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Work Shift : Climbing the professional ladder is no longer an option for many--so some people are learning to grow their own careers.


Whatever happened to that corporate ladder our fathers climbed? It was such a rational, comfortable concept: Just start on the lowest rung at 21 or 22 years of age, work hard, be loyal, and up you go, earning more money and status each year until they give you a gold watch and set you free to enjoy your golden years.

Today, business and economic analysts seem to agree that the ladder is collapsing.

Nationally, companies with more than 1,000 employees lost 1.2 million jobs in the 1980s, according to Rosabeth Moss Kanter in her 1989 book "When Giants Learn to Dance." In Ventura County, said a spokeswoman for the state Employment Development Department, an average of 26,500 people were unemployed last year, up from 18,800 three years ago. Employees in defense-related industries such as aerospace and computer technology have been hit particularly hard in the past few years.

And, in general, opportunities in all large companies are not keeping pace with population growth or individual expectations. Economists agree this trend will continue.

"Baby-boom workers are moving into middle management expectations six times faster than middle management spots are opening up," said Thousand Oaks resident Ken Brousseau of Decision Dynamics Corp., a Santa Monica-based career counseling company.

"Mergers and takeovers are cutting the need for workers, companies trying to cut out fat are ripping out whole levels of management that might have been rungs of the ladder, and different management philosophies are leading to fewer levels of management and ultimately fewer employees."

If the ladder is broken and the fast track is closed to all but a few, how do we achieve progress these days?

One way, according to business analysts, is to think of it as a vine or a tree rather than a ladder. Experts in career strategies suggest "growing a career."

The garden for growing careers is an environment of uncertainty and opportunity.

"The very chance to invent, shape or grow a job puts career responsibility squarely in the hands of the individual," business analyst Kanter wrote.

In Ventura County, people are being forced to face up to these new workplace realities. Perhaps they have lost their jobs or think they might lose their jobs; maybe they see no more advancement opportunities or feel severe limitations on the salaries they can command.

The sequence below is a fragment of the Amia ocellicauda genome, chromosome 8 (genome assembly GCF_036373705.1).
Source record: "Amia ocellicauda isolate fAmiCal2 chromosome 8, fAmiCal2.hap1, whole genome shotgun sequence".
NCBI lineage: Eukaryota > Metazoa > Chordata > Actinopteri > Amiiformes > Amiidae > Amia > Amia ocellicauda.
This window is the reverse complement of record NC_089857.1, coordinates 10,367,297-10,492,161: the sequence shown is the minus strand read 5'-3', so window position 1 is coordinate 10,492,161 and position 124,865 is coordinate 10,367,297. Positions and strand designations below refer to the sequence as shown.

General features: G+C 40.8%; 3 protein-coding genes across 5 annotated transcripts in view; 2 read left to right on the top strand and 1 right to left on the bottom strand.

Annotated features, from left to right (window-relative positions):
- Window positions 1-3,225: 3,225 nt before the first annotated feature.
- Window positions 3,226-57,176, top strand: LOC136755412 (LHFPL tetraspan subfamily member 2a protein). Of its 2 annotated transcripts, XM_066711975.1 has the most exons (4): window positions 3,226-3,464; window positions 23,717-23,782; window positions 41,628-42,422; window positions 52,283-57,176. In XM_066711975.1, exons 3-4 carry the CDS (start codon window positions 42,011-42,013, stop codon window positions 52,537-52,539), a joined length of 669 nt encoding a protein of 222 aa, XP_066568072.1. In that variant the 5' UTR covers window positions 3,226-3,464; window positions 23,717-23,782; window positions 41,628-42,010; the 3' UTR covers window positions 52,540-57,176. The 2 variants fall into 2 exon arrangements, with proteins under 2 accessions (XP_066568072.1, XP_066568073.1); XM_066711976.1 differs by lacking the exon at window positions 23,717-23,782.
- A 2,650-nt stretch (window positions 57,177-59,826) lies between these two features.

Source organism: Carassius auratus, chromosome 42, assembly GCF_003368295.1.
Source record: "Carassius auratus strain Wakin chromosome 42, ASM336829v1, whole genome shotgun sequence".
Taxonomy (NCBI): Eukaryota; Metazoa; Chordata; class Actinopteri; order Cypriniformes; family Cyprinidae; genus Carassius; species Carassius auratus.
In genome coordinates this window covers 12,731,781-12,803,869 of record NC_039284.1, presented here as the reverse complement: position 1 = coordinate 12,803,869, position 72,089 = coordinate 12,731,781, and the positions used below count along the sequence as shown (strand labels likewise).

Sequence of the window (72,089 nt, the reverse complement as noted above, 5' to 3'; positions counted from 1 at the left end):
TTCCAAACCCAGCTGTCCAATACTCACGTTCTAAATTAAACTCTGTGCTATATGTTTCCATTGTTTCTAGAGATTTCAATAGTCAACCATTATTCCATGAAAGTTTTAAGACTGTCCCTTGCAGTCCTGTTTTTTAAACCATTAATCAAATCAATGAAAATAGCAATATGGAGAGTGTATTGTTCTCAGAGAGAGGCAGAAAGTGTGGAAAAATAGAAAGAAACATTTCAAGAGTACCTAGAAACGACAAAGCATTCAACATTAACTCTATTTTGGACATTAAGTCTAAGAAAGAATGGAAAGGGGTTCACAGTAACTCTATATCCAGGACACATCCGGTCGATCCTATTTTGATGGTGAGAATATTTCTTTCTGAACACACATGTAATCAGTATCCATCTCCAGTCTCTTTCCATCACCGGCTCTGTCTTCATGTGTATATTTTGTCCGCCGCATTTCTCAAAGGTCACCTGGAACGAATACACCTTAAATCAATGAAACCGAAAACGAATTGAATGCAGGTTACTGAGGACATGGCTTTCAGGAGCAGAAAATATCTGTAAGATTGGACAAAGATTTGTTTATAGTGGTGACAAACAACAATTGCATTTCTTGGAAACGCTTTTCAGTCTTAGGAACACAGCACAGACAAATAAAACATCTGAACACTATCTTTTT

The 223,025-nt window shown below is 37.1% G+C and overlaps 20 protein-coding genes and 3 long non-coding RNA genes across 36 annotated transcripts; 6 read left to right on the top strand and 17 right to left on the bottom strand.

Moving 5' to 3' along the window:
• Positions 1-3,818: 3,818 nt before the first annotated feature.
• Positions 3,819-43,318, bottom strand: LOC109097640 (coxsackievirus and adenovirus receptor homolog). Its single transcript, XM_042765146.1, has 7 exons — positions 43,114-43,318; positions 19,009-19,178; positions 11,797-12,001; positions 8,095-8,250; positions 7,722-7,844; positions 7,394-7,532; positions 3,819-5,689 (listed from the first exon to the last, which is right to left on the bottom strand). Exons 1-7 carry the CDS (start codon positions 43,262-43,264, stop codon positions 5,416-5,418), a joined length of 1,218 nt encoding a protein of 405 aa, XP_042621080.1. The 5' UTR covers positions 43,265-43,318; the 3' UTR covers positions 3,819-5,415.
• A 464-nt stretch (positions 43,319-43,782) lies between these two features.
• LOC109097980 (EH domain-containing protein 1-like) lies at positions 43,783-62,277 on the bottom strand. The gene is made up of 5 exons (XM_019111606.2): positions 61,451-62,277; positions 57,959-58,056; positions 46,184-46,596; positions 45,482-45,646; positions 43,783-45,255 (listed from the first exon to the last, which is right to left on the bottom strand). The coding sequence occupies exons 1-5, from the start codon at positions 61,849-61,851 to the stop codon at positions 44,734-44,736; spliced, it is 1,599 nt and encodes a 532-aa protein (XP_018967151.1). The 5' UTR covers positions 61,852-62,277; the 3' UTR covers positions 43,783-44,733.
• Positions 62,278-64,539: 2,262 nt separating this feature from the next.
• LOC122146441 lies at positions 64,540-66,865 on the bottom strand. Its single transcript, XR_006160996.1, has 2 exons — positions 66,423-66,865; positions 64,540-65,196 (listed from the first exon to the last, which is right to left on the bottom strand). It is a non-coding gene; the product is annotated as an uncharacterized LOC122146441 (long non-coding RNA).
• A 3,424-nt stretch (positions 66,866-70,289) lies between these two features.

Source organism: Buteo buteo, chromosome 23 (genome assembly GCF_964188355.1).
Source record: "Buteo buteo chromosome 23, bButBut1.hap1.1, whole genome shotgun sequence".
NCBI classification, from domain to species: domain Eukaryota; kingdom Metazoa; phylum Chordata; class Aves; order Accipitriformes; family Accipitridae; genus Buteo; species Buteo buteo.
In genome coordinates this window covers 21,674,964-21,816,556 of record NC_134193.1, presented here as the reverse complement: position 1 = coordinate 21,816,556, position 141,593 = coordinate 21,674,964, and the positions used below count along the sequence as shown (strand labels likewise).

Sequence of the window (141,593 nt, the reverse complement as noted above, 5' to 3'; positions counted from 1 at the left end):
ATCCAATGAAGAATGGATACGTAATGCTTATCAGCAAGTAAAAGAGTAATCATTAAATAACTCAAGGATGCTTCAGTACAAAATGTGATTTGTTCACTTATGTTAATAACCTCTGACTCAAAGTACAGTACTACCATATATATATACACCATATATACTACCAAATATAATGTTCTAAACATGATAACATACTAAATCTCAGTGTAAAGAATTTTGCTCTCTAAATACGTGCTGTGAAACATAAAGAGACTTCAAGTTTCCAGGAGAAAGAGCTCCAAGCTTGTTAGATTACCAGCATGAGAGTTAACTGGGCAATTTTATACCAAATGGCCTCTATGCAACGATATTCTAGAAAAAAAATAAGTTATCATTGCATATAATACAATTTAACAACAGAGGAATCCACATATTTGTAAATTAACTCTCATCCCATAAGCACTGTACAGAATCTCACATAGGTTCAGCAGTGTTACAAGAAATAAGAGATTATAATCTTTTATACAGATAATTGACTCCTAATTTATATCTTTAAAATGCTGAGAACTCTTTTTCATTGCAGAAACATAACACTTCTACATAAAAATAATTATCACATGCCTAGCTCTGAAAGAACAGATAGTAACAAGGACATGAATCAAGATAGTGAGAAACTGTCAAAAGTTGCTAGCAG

Whatever the reason, thousands are taking a close and sometimes painful look at their careers, their hopes and their goals. And what they seem to agree on is that while a career change can be upsetting and financially trying, it can also lead to greater satisfaction and a greater sense of control over one's life.

In the mid-1980s, as engineering program manager for Datametrics Corp., an aerospace company in Chatsworth, Peter Wolf brought in $85,000 a year but didn't see much of his wife and four children because his job required long hours and out-of-town travel. And there were rumblings that aerospace might not always be the most secure field.

When Wolf, then in his mid-30s, volunteered at his church in Thousand Oaks helping members find jobs, he was surprised to find he loved the work. It occurred to him that a consulting business in career and job placement would give him more stability and more time with his wife, Teresa, and their four children, Jennifer, 12, Matthew 11, Heidi, 9, and Lisa, 5.

At home in the evenings, he started a part-time job search company. It was so successful that four years later he quit his aerospace job and started his own employment agency.

Nowadays, as owner and president of Job Search in Thousand Oaks, Wolf sees a lot of his family. But they have had to make adjustments. Wolf now makes about two-thirds of his old salary, which has meant cutting back on expenses at home: no cable TV, no electricity or gas for heating (they use a wood stove), no new Nintendo.

The Wolfs spend a lot of weekends together now, stuffing envelopes for the business. They don't seem to mind, and Wolf likes the satisfaction his new business gives him.

"I've figured out a way to really help people find work," he said. "In times like these, that is especially rewarding."

Diana Haseley quit her secretarial job at Good Shepherd Lutheran School in Simi Valley in 1988 to work on a degree in geography. Financially it was a hard decision for her and her husband, Robert, a plant manager for the Simi Valley school district. But she was uneasy about the economic squeeze affecting her family, and changing her career seemed like the best long-term solution.

"Clerical salaries are so low," she said, "and we had dreams of traveling more. Or son is getting older; we started thinking about braces, college. I felt that each year everything was costing more than the raises we were getting."

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